Old Knowledge

Anyone who deals with horses has to be knowledgeable in many areas: breeding, rearing, feeding, keeping, riding, etc. And many people believe that they can get this knowledge from books (or worse, on Facebook), or they get advice from self-proclaimed gurus. Reading educates, that’s true, but in this case it’s only half true. Because theoretical knowledge is one thing, but practical experience is another! And the latter in particular is often lacking.
Systematic and selective horse breeding is around 200 years old – back then the horse was still part of everyday life and everyone had a more or less close connection to the horse. The old cavalrymen in the remounting stations or the old stable masters assessed, evaluated and classified thousands of horses according to their quality. The knowledge gained was a wealth of experience that is hardly possible for anyone today, because hardly anyone is confronted with such a large number of horses in their life. When it comes to gaining experience, today’s horse owner and breeder is inherently in a worse position than our predecessors. It is difficult to compensate for this experience with expert books, and the old teachers are becoming fewer and fewer.
So it’s always a matter of balancing: do you follow the strictly scientific course, the empirical values, or the pseudo-experts? And although in my heart I trust science, many years of experience are also a valuable treasure trove of knowledge, especially in horse breeding and keeping. Ultimately, the best way to go is with a well-balanced mix of science and experience. Let’s take the raising of young horses, for example: In the large state stud farms, especially in Eastern Europe, the young horses were raised extensively on huge areas – during the day they ran around in the pasture and in the evening they went to the spacious loose stables. For their feed ration, they were tied up, cleaned a little with the root brush and their legs were lifted – and that was it. This is how they lived until the seriousness of life began. Experience has shown that a lot of exercise strengthens tendons, joints, muscles and the cardiovascular system – and science says nothing different. Today, however, the hobby breeder and horse owner believes that he can make up for the lack of exercise-intensive rearing with a lot of “pampering”. Instead of romping around in the pasture with their peers – 24/7 – the foal, the yearling, the two-year-old is already diligently “practicing” walking over poles, listening to commands or being given a ball as a playmate. Instead of following the experiences of past centuries, people follow groundwork gurus.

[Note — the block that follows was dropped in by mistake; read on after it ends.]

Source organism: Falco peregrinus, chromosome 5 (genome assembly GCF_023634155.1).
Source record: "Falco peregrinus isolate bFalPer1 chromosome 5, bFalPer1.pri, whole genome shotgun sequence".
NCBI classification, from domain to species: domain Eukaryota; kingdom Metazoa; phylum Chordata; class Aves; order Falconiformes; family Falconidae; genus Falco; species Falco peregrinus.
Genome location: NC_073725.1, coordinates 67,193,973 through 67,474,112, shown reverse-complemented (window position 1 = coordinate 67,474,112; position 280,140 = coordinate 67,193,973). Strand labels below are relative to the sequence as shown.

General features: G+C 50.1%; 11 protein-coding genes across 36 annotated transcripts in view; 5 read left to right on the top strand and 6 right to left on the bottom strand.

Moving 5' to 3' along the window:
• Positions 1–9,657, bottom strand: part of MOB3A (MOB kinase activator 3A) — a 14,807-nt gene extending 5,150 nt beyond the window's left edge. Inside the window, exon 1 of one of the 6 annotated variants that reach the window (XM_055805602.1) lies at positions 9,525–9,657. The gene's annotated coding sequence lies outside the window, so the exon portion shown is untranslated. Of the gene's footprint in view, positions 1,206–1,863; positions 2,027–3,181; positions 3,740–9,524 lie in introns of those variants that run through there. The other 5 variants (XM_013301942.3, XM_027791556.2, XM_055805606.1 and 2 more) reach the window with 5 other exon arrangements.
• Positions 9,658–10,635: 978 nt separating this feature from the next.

Horse breeding is a rather conservative area of animal breeding, so perhaps we shouldn’t follow every fashion, but rather the experiences of the last centuries.
Gudrun Waiditschka